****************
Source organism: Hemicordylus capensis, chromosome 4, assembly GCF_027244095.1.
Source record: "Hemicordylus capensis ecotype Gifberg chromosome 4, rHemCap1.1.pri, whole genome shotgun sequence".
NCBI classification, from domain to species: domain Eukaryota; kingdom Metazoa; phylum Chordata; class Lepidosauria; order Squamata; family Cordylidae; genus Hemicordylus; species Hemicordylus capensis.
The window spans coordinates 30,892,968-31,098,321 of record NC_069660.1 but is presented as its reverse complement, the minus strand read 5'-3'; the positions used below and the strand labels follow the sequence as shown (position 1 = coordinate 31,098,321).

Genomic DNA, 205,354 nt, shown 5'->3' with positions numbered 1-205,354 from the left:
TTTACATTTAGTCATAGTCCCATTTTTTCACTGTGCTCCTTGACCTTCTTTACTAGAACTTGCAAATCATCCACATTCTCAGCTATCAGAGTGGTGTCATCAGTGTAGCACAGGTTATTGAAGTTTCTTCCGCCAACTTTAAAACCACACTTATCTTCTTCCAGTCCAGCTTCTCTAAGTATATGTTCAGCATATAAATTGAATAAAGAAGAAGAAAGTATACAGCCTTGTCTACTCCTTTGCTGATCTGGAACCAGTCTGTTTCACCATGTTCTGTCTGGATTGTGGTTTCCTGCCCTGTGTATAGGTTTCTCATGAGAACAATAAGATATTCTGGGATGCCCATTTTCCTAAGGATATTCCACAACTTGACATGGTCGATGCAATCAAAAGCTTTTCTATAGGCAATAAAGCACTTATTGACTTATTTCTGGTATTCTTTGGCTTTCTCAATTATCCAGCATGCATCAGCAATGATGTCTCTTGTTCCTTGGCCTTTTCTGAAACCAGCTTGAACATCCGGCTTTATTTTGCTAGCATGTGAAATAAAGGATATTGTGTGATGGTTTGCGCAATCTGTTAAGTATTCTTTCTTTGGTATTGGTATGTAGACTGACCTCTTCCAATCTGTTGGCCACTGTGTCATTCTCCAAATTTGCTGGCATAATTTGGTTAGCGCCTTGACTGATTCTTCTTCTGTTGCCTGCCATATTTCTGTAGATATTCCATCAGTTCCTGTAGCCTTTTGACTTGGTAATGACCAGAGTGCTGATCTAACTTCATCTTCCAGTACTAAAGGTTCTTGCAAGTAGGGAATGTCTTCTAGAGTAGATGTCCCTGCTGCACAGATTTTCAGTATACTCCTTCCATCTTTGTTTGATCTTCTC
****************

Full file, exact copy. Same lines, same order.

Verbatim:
Source organism: Hemicordylus capensis, chromosome 4, assembly GCF_027244095.1.
Source record: "Hemicordylus capensis ecotype Gifberg chromosome 4, rHemCap1.1.pri, whole genome shotgun sequence".
NCBI classification, from domain to species: domain Eukaryota; kingdom Metazoa; phylum Chordata; class Lepidosauria; order Squamata; family Cordylidae; genus Hemicordylus; species Hemicordylus capensis.
The window spans coordinates 30,892,968-31,098,321 of record NC_069660.1 but is presented as its reverse complement, the minus strand read 5'-3'; the positions used below and the strand labels follow the sequence as shown (position 1 = coordinate 31,098,321).

Genomic DNA, 205,354 nt, shown 5'->3' with positions numbered 1-205,354 from the left:
TTTACATTTAGTCATAGTCCCATTTTTTCACTGTGCTCCTTGACCTTCTTTACTAGAACTTGCAAATCATCCACATTCTCAGCTATCAGAGTGGTGTCATCAGTGTAGCACAGGTTATTGAAGTTTCTTCCGCCAACTTTAAAACCACACTTATCTTCTTCCAGTCCAGCTTCTCTAAGTATATGTTCAGCATATAAATTGAATAAAGAAGAAGAAAGTATACAGCCTTGTCTACTCCTTTGCTGATCTGGAACCAGTCTGTTTCACCATGTTCTGTCTGGATTGTGGTTTCCTGCCCTGTGTATAGGTTTCTCATGAGAACAATAAGATATTCTGGGATGCCCATTTTCCTAAGGATATTCCACAACTTGACATGGTCGATGCAATCAAAAGCTTTTCTATAGGCAATAAAGCACTTATTGACTTATTTCTGGTATTCTTTGGCTTTCTCAATTATCCAGCATGCATCAGCAATGATGTCTCTTGTTCCTTGGCCTTTTCTGAAACCAGCTTGAACATCCGGCTTTATTTTGCTAGCATGTGAAATAAAGGATATTGTGTGATGGTTTGCGCAATCTGTTAAGTATTCTTTCTTTGGTATTGGTATGTAGACTGACCTCTTCCAATCTGTTGGCCACTGTGTCATTCTCCAAATTTGCTGGCATAATTTGGTTAGCGCCTTGACTGATTCTTCTTCTGTTGCCTGCCATATTTCTGTAGATATTCCATCAGTTCCTGTAGCCTTTTGACTTGGTAATGACCAGAGTGCTGATCTAACTTCATCTTCCAGTACTAAAGGTTCTTGCAAGTAGGGAATGTCTTCTAGAGTAGATGTCCCTGCTGCACAGATTTTCAGTATACTCCTTCCATCTTTGTTTGATCTTCTC